The UK could see its energy production from onshore wind turbines increase by as much as ten per cent, as the country is set to experience stronger winds due to climate change.
Earlier this week, the British Antarctic Survey (BAS), together with the University of Oxford and the University of Bristol, released a new study entitled European Wind Generation Within A 1.5C Warmer World.
It combined data from 282 onshore wind turbines over 11 years, and came to the conclusion that many areas of northern Europe – including Germany, Poland, Lithuania and the UK – could become great hubs for wind energy generation if global temperatures rise by 1.5C above pre-industrial levels.
Dr Scott Hosking at the BAS, lead author of the study, said: “Nine months of the year could see UK wind turbines generating electricity levels currently only seen in winter.”
He added that summer would see a significant increase in wind generation, so “wind could provide a greater proportion of the UK’s energy mix than has been previously assumed”.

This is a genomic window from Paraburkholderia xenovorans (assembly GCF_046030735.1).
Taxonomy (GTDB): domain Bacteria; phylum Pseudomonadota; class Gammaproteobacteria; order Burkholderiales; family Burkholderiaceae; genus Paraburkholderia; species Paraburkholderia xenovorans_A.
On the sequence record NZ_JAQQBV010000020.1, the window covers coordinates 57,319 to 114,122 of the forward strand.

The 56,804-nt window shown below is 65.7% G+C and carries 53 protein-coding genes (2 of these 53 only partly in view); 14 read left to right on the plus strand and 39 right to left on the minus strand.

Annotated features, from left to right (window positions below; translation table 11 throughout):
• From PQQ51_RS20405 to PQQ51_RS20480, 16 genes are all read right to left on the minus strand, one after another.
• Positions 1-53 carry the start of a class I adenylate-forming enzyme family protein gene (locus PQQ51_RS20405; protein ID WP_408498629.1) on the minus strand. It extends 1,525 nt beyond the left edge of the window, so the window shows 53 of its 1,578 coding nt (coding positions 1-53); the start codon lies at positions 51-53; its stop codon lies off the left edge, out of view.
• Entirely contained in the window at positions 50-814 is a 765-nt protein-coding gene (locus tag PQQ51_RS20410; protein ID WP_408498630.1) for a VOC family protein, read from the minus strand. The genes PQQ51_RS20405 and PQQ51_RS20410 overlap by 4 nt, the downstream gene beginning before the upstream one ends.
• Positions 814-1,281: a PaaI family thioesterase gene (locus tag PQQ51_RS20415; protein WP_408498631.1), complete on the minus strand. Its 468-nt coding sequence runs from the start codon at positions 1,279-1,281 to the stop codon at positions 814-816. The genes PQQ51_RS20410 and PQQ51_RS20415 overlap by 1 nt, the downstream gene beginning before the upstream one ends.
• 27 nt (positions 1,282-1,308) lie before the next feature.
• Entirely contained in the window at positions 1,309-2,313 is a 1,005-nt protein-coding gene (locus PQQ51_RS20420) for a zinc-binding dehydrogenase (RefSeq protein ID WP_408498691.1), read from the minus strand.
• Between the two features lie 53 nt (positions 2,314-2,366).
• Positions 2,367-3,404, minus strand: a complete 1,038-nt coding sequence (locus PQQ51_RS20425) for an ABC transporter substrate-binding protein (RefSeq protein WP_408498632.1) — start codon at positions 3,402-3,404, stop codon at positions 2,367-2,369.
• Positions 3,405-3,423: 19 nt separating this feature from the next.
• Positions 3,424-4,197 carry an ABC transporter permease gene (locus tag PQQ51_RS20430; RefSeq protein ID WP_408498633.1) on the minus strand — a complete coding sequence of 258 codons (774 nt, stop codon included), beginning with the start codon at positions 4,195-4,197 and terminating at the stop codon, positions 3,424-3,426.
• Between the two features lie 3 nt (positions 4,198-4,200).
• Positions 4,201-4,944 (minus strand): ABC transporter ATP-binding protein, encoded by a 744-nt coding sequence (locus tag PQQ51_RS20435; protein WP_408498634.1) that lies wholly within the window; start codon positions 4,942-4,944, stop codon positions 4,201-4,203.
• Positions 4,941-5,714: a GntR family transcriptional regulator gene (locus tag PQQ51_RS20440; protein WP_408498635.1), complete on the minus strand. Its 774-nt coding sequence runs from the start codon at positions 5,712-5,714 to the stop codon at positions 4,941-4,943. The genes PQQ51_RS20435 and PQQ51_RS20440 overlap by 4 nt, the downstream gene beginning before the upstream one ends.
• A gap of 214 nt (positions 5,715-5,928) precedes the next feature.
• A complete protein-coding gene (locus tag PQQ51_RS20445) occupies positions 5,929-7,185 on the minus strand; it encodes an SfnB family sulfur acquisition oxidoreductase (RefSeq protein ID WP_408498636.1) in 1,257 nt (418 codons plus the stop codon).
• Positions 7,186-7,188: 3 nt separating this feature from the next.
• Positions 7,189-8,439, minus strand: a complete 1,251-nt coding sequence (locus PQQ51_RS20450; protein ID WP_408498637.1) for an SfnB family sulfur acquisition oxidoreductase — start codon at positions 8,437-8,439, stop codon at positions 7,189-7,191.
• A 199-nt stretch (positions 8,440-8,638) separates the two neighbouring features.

If the UK could boost its wind energy production by a tenth, this would provide power to an extra 700,000 homes a year.
This is a considerable increase in the amount of energy produced by wind turbines, and could help Europe achieve renewable targets set by the European Commission’s 2030 energy strategy of at least 27 per cent.
Britain is trying to boost its green energy production, despite a decline in investment last year. According to the Renewable Energy Country Attractiveness Index (Recai) by EY, the UK has focused on its onshore wind projects and repowering old wind farms, which helped it achieve seventh place in the list.
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